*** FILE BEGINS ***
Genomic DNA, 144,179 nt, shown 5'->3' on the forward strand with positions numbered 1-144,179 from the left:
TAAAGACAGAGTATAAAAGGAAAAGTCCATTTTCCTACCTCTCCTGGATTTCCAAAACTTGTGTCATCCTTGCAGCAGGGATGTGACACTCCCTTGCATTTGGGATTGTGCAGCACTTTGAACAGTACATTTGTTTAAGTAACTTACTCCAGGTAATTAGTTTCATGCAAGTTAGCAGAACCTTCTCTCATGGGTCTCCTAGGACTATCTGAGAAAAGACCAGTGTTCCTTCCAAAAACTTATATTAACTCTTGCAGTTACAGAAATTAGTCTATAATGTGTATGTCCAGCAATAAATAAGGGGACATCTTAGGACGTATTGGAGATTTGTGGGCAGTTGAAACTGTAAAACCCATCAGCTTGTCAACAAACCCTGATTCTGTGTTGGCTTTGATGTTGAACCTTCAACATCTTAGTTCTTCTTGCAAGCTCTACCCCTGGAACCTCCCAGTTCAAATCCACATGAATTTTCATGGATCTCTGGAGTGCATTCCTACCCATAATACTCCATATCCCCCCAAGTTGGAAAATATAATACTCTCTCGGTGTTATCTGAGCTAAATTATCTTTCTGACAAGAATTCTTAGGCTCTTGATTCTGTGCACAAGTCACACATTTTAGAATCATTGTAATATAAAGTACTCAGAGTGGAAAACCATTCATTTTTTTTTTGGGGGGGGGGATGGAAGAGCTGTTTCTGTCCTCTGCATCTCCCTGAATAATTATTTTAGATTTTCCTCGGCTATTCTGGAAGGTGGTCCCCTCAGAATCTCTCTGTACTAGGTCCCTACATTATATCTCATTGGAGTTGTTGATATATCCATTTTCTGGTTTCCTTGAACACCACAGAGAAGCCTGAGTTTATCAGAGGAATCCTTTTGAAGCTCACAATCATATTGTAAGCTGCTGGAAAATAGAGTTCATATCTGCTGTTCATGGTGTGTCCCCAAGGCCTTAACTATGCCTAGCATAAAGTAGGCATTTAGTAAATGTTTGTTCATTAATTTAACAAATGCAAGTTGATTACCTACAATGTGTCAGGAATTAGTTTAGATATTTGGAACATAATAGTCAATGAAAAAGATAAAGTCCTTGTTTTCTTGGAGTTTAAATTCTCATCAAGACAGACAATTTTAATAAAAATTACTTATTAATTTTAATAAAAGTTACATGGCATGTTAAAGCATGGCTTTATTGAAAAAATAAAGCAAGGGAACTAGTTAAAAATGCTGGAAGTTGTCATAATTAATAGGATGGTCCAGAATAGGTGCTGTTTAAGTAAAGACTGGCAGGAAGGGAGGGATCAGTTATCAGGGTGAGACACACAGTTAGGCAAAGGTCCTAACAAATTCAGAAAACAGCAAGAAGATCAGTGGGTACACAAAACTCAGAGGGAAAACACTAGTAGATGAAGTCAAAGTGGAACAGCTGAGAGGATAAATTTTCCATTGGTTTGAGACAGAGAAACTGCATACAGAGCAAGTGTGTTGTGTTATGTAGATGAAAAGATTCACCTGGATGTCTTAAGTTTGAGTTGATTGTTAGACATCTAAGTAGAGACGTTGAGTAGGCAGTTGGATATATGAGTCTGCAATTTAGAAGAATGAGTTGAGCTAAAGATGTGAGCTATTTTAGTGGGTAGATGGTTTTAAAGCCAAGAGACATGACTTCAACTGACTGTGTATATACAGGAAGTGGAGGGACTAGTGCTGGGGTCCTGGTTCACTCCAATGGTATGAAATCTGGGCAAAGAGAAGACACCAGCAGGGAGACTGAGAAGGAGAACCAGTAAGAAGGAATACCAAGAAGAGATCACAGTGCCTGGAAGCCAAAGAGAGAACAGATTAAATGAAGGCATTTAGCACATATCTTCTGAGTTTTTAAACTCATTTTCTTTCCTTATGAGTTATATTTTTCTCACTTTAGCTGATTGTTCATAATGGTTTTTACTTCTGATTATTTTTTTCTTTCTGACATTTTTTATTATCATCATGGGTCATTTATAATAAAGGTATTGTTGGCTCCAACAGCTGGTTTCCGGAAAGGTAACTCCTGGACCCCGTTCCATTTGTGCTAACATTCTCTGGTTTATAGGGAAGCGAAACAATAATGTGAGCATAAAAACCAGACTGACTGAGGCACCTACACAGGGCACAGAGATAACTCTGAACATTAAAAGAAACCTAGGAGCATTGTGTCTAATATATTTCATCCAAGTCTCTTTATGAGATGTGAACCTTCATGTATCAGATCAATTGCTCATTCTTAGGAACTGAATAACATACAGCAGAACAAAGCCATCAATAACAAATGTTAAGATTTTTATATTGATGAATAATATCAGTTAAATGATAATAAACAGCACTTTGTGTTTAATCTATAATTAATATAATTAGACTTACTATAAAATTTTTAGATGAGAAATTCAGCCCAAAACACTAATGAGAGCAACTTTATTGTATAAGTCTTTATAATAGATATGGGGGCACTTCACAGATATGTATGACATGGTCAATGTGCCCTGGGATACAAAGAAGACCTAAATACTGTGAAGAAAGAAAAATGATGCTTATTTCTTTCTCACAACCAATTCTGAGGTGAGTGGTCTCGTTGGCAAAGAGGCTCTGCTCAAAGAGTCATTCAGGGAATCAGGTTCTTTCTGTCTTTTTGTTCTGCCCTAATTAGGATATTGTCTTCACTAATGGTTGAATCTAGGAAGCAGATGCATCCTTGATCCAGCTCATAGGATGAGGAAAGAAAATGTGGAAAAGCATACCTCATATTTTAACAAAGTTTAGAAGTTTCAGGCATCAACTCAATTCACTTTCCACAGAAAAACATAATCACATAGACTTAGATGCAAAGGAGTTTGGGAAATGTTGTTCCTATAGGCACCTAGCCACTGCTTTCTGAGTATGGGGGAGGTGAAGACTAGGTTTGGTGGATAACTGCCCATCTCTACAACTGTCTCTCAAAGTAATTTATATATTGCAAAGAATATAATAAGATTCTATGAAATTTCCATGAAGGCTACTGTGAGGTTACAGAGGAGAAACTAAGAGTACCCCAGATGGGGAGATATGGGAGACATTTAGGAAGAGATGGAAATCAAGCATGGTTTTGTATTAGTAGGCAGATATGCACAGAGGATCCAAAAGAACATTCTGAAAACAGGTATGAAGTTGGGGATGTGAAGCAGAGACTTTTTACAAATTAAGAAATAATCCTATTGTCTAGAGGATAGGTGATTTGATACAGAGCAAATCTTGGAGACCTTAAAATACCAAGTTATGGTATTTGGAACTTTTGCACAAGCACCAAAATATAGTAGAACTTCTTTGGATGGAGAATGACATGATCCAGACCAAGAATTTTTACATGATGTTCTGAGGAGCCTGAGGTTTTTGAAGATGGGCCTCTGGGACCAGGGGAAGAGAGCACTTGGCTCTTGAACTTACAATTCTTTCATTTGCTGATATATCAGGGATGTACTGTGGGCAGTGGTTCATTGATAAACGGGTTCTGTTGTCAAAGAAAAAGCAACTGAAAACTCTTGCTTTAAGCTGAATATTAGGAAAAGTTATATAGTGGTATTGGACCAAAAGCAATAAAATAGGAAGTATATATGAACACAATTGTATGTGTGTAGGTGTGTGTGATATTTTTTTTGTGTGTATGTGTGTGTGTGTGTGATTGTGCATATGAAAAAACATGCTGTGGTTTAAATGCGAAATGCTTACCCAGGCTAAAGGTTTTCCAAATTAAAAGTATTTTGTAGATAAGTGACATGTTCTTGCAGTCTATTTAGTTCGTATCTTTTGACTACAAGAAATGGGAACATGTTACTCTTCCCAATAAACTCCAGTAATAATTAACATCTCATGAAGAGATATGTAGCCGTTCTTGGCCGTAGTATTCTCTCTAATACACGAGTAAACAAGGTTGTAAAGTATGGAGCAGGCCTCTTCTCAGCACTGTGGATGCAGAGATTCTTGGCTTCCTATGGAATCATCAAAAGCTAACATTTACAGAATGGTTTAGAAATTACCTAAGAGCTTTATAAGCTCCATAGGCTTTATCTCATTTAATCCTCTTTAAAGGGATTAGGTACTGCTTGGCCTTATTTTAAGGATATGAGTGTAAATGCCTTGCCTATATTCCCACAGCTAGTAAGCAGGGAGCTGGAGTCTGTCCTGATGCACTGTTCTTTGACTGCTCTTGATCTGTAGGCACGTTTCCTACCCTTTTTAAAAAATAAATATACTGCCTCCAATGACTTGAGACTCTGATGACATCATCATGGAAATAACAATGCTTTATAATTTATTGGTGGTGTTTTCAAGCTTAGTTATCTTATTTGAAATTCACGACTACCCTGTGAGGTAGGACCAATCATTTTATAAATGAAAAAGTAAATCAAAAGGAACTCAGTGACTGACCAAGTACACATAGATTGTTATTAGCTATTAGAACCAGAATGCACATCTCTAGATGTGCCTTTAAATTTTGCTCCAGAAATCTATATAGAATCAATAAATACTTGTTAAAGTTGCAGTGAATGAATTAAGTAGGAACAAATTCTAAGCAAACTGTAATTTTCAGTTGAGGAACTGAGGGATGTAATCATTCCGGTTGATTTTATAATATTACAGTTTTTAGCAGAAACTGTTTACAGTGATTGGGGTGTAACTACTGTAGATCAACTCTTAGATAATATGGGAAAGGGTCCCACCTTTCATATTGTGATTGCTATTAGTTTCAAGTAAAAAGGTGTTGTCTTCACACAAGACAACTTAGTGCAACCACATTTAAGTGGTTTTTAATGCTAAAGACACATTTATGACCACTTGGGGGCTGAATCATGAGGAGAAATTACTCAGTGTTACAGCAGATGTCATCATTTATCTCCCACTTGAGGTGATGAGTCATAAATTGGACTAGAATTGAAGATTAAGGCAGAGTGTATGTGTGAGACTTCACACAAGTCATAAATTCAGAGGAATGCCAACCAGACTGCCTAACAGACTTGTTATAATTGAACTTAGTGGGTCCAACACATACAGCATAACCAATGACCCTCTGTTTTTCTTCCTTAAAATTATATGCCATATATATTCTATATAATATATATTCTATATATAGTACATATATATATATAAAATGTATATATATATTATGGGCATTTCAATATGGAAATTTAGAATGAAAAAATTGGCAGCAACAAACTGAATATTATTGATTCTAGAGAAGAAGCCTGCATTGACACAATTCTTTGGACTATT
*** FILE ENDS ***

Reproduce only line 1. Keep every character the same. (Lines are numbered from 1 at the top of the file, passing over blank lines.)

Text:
Genomic DNA, 144,179 nt, shown 5'->3' on the forward strand with positions numbered 1-144,179 from the left: